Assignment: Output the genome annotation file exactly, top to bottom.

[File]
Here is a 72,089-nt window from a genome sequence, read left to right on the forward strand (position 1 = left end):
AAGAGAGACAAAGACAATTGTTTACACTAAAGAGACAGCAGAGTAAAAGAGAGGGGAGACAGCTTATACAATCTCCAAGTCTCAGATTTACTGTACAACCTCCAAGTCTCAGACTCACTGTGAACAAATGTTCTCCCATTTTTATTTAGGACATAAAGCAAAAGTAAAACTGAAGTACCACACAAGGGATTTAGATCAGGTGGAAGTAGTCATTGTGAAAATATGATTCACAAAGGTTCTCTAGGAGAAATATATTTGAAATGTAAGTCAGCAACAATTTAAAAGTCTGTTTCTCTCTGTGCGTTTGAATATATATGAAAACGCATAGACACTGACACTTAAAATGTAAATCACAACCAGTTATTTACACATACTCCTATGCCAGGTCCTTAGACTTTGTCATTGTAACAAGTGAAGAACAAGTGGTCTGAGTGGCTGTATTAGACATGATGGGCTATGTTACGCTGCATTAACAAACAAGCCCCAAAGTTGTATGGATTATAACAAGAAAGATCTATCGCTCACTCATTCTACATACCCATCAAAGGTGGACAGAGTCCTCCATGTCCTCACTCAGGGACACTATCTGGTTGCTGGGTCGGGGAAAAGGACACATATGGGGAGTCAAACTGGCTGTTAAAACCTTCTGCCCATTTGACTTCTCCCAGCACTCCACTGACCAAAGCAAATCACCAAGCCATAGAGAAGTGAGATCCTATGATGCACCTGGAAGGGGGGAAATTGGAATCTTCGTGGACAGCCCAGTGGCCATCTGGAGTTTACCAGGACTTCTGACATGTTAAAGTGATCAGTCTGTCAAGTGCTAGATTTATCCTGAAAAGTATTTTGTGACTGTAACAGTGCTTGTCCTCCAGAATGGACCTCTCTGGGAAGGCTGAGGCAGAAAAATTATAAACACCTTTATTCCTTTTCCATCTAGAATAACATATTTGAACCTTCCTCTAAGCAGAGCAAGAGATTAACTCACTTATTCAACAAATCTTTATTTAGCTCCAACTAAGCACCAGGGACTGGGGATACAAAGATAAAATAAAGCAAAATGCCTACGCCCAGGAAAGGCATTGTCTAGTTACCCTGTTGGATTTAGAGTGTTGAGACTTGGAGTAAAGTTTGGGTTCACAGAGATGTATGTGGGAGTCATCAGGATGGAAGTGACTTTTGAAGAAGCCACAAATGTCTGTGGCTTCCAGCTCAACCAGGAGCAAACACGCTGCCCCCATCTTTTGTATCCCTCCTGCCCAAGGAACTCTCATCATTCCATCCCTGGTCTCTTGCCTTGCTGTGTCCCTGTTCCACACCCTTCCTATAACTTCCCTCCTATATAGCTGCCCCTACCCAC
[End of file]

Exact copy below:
Here is a 72,089-nt window from a genome sequence, read left to right on the forward strand (position 1 = left end):
AAGAGAGACAAAGACAATTGTTTACACTAAAGAGACAGCAGAGTAAAAGAGAGGGGAGACAGCTTATACAATCTCCAAGTCTCAGATTTACTGTACAACCTCCAAGTCTCAGACTCACTGTGAACAAATGTTCTCCCATTTTTATTTAGGACATAAAGCAAAAGTAAAACTGAAGTACCACACAAGGGATTTAGATCAGGTGGAAGTAGTCATTGTGAAAATATGATTCACAAAGGTTCTCTAGGAGAAATATATTTGAAATGTAAGTCAGCAACAATTTAAAAGTCTGTTTCTCTCTGTGCGTTTGAATATATATGAAAACGCATAGACACTGACACTTAAAATGTAAATCACAACCAGTTATTTACACATACTCCTATGCCAGGTCCTTAGACTTTGTCATTGTAACAAGTGAAGAACAAGTGGTCTGAGTGGCTGTATTAGACATGATGGGCTATGTTACGCTGCATTAACAAACAAGCCCCAAAGTTGTATGGATTATAACAAGAAAGATCTATCGCTCACTCATTCTACATACCCATCAAAGGTGGACAGAGTCCTCCATGTCCTCACTCAGGGACACTATCTGGTTGCTGGGTCGGGGAAAAGGACACATATGGGGAGTCAAACTGGCTGTTAAAACCTTCTGCCCATTTGACTTCTCCCAGCACTCCACTGACCAAAGCAAATCACCAAGCCATAGAGAAGTGAGATCCTATGATGCACCTGGAAGGGGGGAAATTGGAATCTTCGTGGACAGCCCAGTGGCCATCTGGAGTTTACCAGGACTTCTGACATGTTAAAGTGATCAGTCTGTCAAGTGCTAGATTTATCCTGAAAAGTATTTTGTGACTGTAACAGTGCTTGTCCTCCAGAATGGACCTCTCTGGGAAGGCTGAGGCAGAAAAATTATAAACACCTTTATTCCTTTTCCATCTAGAATAACATATTTGAACCTTCCTCTAAGCAGAGCAAGAGATTAACTCACTTATTCAACAAATCTTTATTTAGCTCCAACTAAGCACCAGGGACTGGGGATACAAAGATAAAATAAAGCAAAATGCCTACGCCCAGGAAAGGCATTGTCTAGTTACCCTGTTGGATTTAGAGTGTTGAGACTTGGAGTAAAGTTTGGGTTCACAGAGATGTATGTGGGAGTCATCAGGATGGAAGTGACTTTTGAAGAAGCCACAAATGTCTGTGGCTTCCAGCTCAACCAGGAGCAAACACGCTGCCCCCATCTTTTGTATCCCTCCTGCCCAAGGAACTCTCATCATTCCATCCCTGGTCTCTTGCCTTGCTGTGTCCCTGTTCCACACCCTTCCTATAACTTCCCTCCTATATAGCTGCCCCTACCCAC